SPRINGFIELD, Mass. (WWLP) – Long-term care facilities were hit hard by COVID-19, accounting for 35 percent of all deaths nationwide during the pandemic.
The 22News I-Team has been tracking cases specifically in long-term care facilities for months now and found out that cases have started to go down dramatically. More than one million doses of COVID-19 vaccines have been administered in the state so far.
We are now starting to see a decline in active cases, positive test rates, and the number of hospitalizations. In mid-January, there were 3,952 cases of COVID-19 in long-term care facilities in Massachusetts.
This was right after the first doses of vaccines started going into the arms of residents and staff members of long-term care facilities earlier in the month. By February 18, that number has been decreased by more than half with just 1,587 cases.
Cases per week at long-term care facilities
Oct. 29, 2020: 811
Nov. 6, 2020: 1,140
Nov. 27, 2020: 1,678
Dec. 17, 2020: 3,164
Dec. 24, 2020: 3,477
Jan. 7, 2021: 3,587
Jan. 14, 2021: 3,952
Jan. 21, 2021: 3,976
Jan. 28, 2021: 3,665
Feb. 4, 2021: 3,202
Feb. 11, 2021: 2,426
Feb. 18, 2021: 1,587
The Massachusetts Senior Care Association told 22News as of February 18, the 7-day rolling average of new cases among residents and staff in the state’s long-term care facilities is now 27, compared to May 2020 when the 7-day rolling average was 426 cases.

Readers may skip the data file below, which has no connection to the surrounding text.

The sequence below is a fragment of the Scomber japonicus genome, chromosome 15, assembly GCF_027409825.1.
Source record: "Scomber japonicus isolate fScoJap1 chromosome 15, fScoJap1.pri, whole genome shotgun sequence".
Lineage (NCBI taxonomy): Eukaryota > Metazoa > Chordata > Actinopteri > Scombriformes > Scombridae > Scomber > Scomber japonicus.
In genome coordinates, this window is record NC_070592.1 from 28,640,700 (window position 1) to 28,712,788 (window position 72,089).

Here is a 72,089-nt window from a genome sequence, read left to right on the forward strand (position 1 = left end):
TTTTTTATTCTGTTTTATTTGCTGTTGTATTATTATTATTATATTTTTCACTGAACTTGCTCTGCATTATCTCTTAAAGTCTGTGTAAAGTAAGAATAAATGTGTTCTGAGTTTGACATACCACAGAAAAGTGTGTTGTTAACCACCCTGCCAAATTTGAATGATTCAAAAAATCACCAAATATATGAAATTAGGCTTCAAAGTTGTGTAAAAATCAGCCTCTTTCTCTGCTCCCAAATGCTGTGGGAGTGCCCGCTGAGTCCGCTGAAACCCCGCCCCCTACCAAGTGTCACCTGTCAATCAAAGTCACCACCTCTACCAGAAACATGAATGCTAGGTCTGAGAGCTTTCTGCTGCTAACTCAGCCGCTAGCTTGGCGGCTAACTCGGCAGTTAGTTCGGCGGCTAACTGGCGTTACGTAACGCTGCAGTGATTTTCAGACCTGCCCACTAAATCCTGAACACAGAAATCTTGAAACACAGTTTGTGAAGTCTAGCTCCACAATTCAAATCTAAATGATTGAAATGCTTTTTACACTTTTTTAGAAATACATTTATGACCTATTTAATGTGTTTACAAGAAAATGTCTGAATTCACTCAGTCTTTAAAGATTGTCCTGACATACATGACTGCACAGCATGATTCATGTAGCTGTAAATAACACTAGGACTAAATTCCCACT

Since May of 2020, there has been a 94 percent reduction in daily infections and an 87 percent reduction in daily deaths.
Baystate CEO and President Dr. Mark Keroack explained this drop is due to several factors, including people getting their vaccine and people who have already gotten the virus.
“You’re talking about a lot of people who have been exposed to the virus who have protective immunity of some kind,” Dr. Keroack said. “I believe that, plus the more consistent use of masks and social distancing, is accounting for the rapid drop that we’re seeing.”
Dr. Keroack said he believes we could see restrictions start to ease sometime this summer, “That’s what gives me optimism that we may actually have something approaching a normal summer.”